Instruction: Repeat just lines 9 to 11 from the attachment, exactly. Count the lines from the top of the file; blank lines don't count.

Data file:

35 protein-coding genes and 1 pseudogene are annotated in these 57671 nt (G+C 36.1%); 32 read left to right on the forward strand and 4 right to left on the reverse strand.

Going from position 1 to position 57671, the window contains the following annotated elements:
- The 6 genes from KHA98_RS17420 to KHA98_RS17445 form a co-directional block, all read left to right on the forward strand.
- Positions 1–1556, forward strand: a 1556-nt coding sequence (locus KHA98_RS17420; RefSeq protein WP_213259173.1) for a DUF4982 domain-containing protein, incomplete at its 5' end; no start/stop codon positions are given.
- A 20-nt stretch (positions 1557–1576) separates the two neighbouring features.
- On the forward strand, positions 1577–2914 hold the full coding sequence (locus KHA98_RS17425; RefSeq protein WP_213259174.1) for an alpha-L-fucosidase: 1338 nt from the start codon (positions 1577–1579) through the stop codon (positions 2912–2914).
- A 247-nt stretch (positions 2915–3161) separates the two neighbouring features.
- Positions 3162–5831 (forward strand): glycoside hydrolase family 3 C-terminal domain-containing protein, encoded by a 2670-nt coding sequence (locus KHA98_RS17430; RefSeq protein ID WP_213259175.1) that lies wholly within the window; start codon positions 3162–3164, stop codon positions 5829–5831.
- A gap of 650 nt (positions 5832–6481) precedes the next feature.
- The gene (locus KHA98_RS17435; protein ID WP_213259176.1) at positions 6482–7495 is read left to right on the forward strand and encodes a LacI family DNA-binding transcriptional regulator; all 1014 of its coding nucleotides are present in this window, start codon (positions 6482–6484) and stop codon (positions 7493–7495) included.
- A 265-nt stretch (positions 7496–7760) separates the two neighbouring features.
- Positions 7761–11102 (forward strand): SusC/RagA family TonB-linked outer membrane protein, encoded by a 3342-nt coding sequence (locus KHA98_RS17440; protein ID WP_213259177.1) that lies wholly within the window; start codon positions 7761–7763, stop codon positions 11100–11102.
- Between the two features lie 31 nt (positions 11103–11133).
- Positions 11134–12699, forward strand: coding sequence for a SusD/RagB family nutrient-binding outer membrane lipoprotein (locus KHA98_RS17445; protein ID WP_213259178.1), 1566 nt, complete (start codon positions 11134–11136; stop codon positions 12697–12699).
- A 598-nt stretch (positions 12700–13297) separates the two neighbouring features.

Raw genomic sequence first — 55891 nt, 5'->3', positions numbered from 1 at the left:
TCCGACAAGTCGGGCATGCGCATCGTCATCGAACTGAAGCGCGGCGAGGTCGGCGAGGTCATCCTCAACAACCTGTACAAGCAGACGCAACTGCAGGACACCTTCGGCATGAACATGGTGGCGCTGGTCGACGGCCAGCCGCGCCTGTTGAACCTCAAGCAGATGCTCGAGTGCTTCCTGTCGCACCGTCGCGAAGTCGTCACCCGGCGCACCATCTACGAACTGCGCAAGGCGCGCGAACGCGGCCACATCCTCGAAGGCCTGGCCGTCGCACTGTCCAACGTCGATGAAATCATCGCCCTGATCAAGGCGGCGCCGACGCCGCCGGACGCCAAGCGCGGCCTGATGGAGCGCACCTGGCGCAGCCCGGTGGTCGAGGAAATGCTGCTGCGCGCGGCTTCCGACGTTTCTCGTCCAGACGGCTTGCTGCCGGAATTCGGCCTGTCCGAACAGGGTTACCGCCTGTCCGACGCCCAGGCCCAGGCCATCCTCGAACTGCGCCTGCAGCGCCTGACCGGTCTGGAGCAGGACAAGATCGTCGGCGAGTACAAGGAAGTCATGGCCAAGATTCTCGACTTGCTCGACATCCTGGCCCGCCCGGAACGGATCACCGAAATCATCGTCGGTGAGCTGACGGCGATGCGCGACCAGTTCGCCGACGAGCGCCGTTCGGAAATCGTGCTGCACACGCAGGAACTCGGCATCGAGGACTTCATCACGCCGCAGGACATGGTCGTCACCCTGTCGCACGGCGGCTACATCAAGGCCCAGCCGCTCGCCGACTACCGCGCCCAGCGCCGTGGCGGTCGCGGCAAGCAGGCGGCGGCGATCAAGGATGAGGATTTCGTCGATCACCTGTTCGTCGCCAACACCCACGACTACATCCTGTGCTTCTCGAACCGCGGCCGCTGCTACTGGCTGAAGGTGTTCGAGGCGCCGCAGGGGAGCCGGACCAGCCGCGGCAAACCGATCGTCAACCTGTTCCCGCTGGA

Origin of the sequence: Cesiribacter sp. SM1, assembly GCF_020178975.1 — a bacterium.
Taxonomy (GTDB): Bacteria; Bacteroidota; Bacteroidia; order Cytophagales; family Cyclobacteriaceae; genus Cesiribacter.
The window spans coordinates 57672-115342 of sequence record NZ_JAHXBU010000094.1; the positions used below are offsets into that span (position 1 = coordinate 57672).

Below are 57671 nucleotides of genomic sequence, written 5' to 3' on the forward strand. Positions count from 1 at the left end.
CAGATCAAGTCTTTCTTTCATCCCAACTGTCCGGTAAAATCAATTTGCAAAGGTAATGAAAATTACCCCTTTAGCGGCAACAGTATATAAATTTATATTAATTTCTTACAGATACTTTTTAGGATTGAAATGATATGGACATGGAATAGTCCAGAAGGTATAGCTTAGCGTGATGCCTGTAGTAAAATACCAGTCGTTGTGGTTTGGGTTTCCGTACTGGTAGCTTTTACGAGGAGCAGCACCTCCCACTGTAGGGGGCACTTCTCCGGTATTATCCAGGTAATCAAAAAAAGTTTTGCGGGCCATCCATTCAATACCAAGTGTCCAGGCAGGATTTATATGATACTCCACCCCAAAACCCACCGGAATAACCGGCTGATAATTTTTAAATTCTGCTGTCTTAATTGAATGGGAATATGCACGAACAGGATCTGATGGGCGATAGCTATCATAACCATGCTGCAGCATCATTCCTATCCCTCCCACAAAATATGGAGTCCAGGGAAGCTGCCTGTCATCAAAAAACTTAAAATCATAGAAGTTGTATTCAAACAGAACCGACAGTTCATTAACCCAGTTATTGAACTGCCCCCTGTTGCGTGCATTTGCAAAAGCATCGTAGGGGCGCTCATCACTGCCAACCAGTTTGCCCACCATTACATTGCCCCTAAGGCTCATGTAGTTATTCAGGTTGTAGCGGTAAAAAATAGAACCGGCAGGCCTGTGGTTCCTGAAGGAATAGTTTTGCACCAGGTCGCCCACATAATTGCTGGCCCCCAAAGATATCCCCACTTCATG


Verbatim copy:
- A gap of 650 nt (positions 5832–6481) precedes the next feature.
- The gene (locus KHA98_RS17435; protein ID WP_213259176.1) at positions 6482–7495 is read left to right on the forward strand and encodes a LacI family DNA-binding transcriptional regulator; all 1014 of its coding nucleotides are present in this window, start codon (positions 6482–6484) and stop codon (positions 7493–7495) included.
- A 265-nt stretch (positions 7496–7760) separates the two neighbouring features.